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think immigration is the answer to supply chain issues, he wants people to get betterjobs and better pay and that will encourage more folk into the hgv driving industry, but overnight, the pressures are such, notjust in fuel, but in general that 300 emergency visas are being issued in the next few days and the 4,500 visas that the government is issuing more broadly for hgv drivers, the time for which they will apply has been extended as well. they were supposed to run till just before christmas, they will now run until the end of february, so there is also nervousness in government about those supply chains. we have heard it from various ministers and as you say, the backdrop to this conference, where borisjohnson wants to talk about the economy rebounding after covid, about getting some of his plans back on track, you can
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probably see it back there, "getting on with the job," that can be tricky when you have all those other pressures. the home secretary has said police must "raise the bar" by taking the harassment of women more seriously. priti patel said crimes such as indecent exposure and verbal abuse should not be taken lightly. she said women should feel confident to call out such offences. ministers have promised reform to the criminaljustice system, after the murder of sarah everard by a serving police officer. simonjones reports. earlier i spoke to dr gillian harrop, a senior lecturer in forensic psychology at the university of worcester who runs the bystander intervention programme at the university. intervening may be calling a guard to check the person is ok, if you are in a group, you see a woman receiving sexual comments, say, do you want to sit with us? it might be asking that woman, are you 0k? do you need support?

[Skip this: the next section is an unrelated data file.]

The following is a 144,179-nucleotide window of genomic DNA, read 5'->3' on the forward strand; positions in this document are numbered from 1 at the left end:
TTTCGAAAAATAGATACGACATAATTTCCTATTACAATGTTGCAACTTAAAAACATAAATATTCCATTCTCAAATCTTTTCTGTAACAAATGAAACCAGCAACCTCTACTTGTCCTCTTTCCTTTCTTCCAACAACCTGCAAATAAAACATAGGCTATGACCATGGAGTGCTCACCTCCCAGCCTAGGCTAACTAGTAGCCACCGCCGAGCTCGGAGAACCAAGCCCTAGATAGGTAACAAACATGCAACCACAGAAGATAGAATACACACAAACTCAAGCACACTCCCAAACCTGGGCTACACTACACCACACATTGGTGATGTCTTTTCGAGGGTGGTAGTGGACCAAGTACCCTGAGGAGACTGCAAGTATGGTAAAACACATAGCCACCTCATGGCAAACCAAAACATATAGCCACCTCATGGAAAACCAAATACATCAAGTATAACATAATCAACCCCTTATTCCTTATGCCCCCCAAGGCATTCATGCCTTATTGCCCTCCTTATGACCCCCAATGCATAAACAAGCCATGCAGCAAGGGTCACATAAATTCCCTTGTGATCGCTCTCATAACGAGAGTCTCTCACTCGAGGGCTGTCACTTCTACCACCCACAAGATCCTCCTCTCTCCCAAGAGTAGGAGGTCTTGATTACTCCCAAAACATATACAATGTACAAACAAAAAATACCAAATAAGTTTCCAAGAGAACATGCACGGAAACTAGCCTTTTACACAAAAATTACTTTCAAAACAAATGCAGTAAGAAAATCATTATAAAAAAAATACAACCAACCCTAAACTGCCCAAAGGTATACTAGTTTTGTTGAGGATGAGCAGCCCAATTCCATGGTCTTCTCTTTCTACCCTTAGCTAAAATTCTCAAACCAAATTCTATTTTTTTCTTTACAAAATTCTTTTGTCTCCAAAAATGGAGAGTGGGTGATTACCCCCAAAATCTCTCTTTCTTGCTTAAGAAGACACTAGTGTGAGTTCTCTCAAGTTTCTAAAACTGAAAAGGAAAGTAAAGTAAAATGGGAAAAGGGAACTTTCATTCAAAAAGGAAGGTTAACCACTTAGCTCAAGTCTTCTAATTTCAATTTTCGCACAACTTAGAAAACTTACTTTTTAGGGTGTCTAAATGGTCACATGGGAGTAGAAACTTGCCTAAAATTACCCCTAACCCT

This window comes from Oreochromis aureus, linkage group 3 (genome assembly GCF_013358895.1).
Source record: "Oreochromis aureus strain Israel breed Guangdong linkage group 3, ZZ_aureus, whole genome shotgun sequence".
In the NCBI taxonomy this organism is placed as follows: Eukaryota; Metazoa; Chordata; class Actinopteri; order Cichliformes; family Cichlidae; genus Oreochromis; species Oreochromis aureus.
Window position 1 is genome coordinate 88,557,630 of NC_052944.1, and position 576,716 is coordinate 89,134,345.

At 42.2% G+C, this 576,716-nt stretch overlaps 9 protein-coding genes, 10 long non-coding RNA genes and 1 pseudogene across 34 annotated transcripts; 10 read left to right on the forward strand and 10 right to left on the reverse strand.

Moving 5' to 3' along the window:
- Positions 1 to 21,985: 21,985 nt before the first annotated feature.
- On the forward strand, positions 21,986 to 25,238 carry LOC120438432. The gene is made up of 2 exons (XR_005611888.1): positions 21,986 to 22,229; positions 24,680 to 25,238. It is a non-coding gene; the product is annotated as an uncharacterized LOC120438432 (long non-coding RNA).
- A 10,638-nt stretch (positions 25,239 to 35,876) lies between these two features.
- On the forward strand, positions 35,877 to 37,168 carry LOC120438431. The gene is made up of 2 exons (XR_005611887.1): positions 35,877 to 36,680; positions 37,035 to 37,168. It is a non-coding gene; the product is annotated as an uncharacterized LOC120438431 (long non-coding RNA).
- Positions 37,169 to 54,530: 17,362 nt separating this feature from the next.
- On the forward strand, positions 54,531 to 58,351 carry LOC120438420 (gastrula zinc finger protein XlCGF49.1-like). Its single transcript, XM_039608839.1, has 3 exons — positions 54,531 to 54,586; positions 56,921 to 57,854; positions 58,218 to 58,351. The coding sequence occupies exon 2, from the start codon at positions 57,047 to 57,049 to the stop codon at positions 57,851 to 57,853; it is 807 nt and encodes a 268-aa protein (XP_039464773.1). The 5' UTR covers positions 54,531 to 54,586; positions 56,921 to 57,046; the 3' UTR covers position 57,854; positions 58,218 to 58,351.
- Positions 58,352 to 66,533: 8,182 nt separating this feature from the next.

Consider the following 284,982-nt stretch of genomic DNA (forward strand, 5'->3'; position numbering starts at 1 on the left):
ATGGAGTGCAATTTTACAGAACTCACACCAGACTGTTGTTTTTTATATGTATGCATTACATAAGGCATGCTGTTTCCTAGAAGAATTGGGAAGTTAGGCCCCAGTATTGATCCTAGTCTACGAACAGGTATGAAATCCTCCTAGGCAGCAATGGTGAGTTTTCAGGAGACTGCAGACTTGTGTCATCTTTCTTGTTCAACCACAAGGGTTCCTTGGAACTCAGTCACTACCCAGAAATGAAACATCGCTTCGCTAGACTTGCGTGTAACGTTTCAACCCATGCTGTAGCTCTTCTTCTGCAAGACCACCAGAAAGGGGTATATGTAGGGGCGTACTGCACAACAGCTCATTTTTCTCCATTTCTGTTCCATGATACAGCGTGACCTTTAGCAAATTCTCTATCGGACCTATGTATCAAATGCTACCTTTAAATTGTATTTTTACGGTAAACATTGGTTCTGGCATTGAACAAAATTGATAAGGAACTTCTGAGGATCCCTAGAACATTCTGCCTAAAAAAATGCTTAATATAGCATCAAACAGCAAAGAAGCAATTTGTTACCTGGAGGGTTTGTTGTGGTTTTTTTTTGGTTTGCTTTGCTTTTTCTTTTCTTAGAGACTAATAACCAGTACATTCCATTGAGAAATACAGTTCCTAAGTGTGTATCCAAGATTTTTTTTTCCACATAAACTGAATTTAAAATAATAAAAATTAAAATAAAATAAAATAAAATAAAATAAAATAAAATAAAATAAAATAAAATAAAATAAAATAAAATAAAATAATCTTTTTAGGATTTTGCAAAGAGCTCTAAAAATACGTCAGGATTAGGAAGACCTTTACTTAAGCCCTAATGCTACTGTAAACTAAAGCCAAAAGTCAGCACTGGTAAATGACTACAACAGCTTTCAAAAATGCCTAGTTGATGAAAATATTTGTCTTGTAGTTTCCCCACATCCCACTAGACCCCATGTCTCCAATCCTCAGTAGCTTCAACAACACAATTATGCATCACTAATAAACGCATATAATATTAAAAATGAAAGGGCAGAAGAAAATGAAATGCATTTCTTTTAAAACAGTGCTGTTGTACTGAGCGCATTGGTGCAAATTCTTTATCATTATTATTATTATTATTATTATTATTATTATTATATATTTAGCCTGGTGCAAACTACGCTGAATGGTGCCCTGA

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do you want me to come with you to report, i can be a witness. it doesn't mean you have to jump in and be loud in the moment. you feel confidentjumping in and saying stop, fantastic, but lots of us don't. but there are still some things we can do, bring someone else in, ask them if they want to sit by you, do something, just don't walk by. the point is that some of these smaller offences whether it's verbal abuse or harassment or indecent exposure, they can lead to more serious offences, and that is the real worry. absolutely. people do not generallyjust start their criminal career doing the kind of behaviour that wayne couzens, as people have seen, misogynistic whatsapp groups, if someone calls someone else when they show that behaviour, it may not make that person think that behaviour is wrong, but it may make them feel less comfortable engaging in that.